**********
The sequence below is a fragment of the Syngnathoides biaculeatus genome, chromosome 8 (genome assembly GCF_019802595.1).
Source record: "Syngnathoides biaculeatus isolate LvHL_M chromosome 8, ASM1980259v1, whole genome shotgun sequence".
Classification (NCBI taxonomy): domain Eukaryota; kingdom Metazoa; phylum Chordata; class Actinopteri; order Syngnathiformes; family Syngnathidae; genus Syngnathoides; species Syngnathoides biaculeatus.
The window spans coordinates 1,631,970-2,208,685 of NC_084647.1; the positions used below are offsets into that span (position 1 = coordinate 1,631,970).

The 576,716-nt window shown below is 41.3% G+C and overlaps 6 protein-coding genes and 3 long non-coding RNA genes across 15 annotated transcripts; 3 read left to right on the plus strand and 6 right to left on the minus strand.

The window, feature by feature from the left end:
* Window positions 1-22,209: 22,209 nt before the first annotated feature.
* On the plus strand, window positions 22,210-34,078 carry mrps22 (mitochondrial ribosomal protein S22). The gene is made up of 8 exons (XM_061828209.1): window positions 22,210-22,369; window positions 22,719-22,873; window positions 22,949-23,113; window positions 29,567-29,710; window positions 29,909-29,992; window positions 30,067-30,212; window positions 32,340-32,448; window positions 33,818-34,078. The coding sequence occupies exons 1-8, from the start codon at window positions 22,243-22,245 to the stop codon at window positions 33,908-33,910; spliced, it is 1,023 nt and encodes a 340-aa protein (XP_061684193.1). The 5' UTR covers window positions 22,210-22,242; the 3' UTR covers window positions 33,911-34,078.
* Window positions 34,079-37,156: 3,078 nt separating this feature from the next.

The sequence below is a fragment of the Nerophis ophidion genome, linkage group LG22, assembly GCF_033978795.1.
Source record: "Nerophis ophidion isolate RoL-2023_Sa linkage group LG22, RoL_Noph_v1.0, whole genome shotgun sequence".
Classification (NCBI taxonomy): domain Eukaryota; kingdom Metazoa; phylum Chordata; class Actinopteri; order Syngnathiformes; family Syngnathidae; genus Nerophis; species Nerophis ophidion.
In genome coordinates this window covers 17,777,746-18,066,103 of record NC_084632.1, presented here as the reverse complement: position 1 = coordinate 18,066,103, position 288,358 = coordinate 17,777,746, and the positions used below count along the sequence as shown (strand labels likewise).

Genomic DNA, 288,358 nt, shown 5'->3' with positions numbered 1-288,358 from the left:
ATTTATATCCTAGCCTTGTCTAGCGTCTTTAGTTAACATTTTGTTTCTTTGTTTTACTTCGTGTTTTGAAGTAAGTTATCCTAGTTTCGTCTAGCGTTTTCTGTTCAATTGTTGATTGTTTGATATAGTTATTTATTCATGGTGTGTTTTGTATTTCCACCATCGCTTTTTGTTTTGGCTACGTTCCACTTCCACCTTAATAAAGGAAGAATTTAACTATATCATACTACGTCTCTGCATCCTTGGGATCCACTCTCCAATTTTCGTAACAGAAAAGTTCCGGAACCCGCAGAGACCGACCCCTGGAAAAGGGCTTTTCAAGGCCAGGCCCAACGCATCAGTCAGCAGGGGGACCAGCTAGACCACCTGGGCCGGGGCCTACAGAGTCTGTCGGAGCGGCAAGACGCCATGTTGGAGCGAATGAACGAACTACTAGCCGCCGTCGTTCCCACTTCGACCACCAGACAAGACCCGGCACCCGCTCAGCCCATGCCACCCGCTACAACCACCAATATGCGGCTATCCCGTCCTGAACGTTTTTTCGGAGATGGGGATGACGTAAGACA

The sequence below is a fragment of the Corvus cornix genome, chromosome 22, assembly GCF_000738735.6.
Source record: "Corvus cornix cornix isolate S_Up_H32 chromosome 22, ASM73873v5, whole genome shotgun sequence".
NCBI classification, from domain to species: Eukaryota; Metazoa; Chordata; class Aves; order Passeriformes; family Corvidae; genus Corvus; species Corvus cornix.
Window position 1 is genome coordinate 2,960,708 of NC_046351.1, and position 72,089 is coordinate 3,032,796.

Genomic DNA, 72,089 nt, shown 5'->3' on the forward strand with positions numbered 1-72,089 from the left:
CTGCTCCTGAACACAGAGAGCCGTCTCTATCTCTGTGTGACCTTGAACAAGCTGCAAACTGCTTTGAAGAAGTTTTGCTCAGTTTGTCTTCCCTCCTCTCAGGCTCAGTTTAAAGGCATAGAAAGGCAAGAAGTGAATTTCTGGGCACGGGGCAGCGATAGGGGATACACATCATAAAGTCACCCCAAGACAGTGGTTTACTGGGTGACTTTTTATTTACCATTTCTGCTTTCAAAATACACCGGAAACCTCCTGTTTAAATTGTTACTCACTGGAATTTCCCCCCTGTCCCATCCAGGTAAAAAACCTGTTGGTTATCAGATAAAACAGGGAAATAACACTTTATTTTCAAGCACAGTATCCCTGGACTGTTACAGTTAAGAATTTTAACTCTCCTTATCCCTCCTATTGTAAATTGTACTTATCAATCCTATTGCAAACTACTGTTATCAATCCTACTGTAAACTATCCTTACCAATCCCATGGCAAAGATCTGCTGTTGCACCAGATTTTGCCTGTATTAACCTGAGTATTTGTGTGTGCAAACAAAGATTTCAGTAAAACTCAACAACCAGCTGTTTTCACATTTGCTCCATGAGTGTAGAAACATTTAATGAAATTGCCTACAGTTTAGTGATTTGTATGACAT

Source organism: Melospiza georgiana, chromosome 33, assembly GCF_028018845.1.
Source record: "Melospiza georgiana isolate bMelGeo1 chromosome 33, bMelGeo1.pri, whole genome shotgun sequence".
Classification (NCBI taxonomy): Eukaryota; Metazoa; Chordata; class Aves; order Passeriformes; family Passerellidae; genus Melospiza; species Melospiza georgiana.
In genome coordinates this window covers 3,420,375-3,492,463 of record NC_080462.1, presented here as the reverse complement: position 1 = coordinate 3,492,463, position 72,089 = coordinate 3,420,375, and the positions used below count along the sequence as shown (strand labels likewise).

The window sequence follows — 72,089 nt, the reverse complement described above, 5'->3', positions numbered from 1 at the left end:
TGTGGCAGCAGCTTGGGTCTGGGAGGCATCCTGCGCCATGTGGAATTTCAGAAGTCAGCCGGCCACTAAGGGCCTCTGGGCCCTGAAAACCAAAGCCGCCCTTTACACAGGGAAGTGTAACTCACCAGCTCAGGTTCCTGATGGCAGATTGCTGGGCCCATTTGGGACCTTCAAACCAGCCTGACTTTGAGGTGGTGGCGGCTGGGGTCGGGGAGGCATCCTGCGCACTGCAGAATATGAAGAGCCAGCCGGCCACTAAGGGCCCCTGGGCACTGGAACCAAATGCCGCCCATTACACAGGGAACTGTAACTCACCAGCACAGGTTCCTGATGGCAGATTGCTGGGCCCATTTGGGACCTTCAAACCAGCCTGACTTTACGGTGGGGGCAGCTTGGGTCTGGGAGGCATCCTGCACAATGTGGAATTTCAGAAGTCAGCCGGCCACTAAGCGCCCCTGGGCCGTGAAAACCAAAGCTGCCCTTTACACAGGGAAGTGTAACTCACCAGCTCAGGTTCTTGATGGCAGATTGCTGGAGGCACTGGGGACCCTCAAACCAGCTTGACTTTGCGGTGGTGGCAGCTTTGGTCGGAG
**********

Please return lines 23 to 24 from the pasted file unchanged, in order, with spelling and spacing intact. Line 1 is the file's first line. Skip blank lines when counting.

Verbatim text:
Source record: "Melospiza georgiana isolate bMelGeo1 chromosome 33, bMelGeo1.pri, whole genome shotgun sequence".
Classification (NCBI taxonomy): Eukaryota; Metazoa; Chordata; class Aves; order Passeriformes; family Passerellidae; genus Melospiza; species Melospiza georgiana.